They speci fically denied any role in the raising of the tolls or the advisory authority of CECON. The resolution then passed by a unanimous vote of 17-0 with three abstentions,including Panama. The vote and the discussion clearly indicate that nearly all Latin Amer i can nations oppose one of the most funda mental aspects of the new treaties with Panama that will provide the Torrijos government with upwards of 60 million a year out of canal revenues. If tolls do rise by the estimated 35% to 40% in order to cover the n ew payments to the Panamanian government this could clearly cause tremendous friction to develop between the principal users of the canal in Latin America and the Pana manian toll collectors.

Thus, the apparent unity of Latin American nations on the Panama Canal issue is clearly more anti-United States than pro Panamanian. The leaders of almost all nations in Latin America undoubtedly visited Washington in September, 1977, in order to deal directly with President Carter on issues of vital importance to the m selves, rather than to support the creation of a Panamanian monopoly over inter-oceanic travel. A consensus of anti-U.S sentiment has developed, particularly during the past year, as traditional Marxist objections to alleged capitalistic imperialism in th e region have been joined by nationalistic conservative governments bridling under criticism concerning human rights and the acquisition of military equipment. While the Carter Admini stration has effectively appealed to some of the leftist regimes in the h emisphere, relations with the major countries of the region have plunged to their worst condition in over a decade THE NEW U.S. POLICY IN LATIN AMERICA Through various policy initiatives as well as major speeches and visits of dignitaries, a new United St a tes policy has emerged in Latin America in the past year. Both of the general objectives of President Carter's foreign policy of promoting human rights and limiting the sales of arms have been implemented much more directly in Latin America than any other region of the world.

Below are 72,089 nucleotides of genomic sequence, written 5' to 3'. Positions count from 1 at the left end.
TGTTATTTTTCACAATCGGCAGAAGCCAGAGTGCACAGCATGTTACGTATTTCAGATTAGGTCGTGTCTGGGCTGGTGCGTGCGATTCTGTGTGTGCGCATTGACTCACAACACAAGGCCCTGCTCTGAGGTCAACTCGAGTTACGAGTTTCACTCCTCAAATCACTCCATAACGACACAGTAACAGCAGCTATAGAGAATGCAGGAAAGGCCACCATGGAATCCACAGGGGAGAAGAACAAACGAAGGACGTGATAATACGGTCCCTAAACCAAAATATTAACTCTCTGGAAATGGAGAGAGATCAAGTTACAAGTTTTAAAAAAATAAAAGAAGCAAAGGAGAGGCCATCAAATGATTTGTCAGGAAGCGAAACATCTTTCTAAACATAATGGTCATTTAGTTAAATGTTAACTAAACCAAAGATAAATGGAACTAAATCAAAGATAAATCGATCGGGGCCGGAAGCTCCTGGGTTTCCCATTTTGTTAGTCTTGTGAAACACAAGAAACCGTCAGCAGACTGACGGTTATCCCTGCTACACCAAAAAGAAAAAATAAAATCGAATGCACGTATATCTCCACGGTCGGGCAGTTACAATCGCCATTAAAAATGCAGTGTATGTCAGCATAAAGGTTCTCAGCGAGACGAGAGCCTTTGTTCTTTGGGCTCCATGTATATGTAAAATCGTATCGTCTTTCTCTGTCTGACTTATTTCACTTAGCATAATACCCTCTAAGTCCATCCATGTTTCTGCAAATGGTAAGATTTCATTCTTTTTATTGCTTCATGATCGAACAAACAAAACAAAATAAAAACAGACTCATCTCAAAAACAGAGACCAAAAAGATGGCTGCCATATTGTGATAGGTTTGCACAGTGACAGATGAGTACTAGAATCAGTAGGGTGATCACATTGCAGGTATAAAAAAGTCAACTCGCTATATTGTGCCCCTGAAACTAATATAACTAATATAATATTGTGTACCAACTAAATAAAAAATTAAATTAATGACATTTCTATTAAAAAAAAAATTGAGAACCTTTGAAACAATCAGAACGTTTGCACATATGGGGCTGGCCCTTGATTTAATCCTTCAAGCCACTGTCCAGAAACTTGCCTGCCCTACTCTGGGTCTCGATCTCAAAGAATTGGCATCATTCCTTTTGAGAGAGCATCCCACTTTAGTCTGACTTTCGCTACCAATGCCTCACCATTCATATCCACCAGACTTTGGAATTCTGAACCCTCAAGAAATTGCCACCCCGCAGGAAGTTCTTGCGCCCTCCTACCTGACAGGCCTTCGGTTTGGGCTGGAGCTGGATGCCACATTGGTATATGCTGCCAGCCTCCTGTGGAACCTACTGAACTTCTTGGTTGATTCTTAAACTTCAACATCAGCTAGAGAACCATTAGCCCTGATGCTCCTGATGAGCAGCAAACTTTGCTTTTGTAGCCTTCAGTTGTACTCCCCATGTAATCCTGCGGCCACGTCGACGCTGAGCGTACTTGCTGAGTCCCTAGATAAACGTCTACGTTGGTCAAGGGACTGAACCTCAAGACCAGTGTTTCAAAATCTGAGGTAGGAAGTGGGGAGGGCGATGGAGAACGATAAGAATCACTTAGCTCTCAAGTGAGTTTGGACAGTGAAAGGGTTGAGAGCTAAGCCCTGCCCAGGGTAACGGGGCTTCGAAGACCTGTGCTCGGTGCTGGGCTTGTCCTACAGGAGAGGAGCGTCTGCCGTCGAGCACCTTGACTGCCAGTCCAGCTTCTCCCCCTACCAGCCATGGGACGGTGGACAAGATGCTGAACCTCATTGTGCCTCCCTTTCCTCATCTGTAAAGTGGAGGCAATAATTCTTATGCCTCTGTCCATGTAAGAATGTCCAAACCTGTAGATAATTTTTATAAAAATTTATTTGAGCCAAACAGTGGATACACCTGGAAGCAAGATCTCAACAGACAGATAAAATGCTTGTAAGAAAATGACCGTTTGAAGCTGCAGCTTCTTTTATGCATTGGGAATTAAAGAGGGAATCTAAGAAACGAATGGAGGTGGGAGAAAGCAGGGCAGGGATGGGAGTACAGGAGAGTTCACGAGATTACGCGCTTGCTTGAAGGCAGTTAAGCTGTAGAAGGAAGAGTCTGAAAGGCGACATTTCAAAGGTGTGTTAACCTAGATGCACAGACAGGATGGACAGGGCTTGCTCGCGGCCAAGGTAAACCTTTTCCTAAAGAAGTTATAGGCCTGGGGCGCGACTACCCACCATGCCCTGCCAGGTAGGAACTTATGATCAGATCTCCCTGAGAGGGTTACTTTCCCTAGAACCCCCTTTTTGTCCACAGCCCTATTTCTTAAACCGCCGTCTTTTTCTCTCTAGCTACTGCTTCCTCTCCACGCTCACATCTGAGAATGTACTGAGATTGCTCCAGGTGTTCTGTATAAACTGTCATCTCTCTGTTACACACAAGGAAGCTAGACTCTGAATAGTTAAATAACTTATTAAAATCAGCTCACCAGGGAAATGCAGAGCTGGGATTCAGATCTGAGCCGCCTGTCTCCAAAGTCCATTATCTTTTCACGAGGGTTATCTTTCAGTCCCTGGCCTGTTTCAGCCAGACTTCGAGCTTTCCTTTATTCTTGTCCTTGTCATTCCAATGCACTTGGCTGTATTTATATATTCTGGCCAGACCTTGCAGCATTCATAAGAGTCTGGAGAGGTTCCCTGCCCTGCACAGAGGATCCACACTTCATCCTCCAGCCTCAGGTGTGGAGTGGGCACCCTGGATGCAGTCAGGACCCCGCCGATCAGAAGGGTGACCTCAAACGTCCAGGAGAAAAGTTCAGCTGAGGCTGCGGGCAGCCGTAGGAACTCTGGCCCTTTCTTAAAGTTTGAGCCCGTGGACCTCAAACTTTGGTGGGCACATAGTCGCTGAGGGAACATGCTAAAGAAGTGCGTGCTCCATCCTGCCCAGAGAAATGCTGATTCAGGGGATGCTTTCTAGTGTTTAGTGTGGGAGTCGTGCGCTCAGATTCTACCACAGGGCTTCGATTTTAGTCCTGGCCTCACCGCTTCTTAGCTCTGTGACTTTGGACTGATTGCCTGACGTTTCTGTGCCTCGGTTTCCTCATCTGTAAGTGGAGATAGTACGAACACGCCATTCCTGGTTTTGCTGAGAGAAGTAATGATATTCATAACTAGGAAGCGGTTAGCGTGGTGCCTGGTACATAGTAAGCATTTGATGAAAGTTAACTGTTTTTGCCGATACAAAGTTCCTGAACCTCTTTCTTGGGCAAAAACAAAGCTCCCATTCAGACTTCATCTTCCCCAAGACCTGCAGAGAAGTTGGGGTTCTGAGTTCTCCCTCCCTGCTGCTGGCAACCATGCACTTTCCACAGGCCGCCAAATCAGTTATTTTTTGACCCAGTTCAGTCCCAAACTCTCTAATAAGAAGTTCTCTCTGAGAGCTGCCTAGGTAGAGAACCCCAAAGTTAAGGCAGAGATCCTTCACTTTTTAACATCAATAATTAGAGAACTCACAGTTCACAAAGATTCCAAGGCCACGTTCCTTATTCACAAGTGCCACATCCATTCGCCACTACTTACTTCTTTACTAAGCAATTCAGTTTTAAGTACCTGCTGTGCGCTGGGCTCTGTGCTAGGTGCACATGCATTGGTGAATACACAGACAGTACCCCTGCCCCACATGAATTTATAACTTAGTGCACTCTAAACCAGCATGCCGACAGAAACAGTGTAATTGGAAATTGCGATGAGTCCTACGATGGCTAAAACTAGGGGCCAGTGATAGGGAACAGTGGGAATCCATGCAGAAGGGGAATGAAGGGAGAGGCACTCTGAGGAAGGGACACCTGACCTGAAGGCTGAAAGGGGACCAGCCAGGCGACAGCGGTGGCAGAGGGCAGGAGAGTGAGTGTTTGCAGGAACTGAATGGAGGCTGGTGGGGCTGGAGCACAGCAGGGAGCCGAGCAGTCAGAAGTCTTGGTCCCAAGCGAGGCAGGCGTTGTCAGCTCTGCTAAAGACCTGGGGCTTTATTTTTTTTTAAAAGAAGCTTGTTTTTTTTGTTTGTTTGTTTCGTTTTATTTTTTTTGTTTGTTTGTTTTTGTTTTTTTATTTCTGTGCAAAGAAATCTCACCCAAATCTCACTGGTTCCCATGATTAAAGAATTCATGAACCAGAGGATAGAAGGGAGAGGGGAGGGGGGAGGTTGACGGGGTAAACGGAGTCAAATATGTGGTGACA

The emphasis on human rights has coincided with increased American 4 support for those nations in Latin America regarded as liberal democratic in political structure.

Supplementing these general principles and the Panama Canal action s have been other policies presumably designed to create greater solidarity in the hemisphere. President Carter has promoted the creation of a nuclear free zone in the region by signing the Treaty of Tlateloco. He indicated a willingness to prohibit the d e ployment of American nuclear weapons in bases in the Panama Canal Zone, Guantanamo Bay in Cuba, and possibly Puerto Rico and the Virgin Islands as well. Also the Administra tion appears willing to follow the lead provided by a majority of O.A.S. members a n d move towards the normalization of relations with Cuba. While the O.A.S. has lifted its trade embargo,with Cuba, the U.S. embargo remains in'place; however, interest sec tions have been established by each country in Washington and Havana so that more di r ect communication can take place. But in mid-November, 1977, a report of increased Cuban deployment of forces in Africa apparently curtailed any further movement in the normalization process I The principal initiatives by the Carter Administration have in general been directed towards the more liberal governments in Latin America. This was reflected early in 1977 with State De partment support for restrictions on countries charged with violations of human rights. The President emphasized this same point by promising to seek approval by the Senate of the American Convention on Human Rights signed by ten governments in Costa Rica in 19

69. So far, however, only Colombia and Costa Rica have formally ratified it in Latin America. In his speech be fore O.A.S. on Pan American Day, the President pointed out that our commitment to these values (human rights) will naturally in fluence our relations with countries of this hemisphere."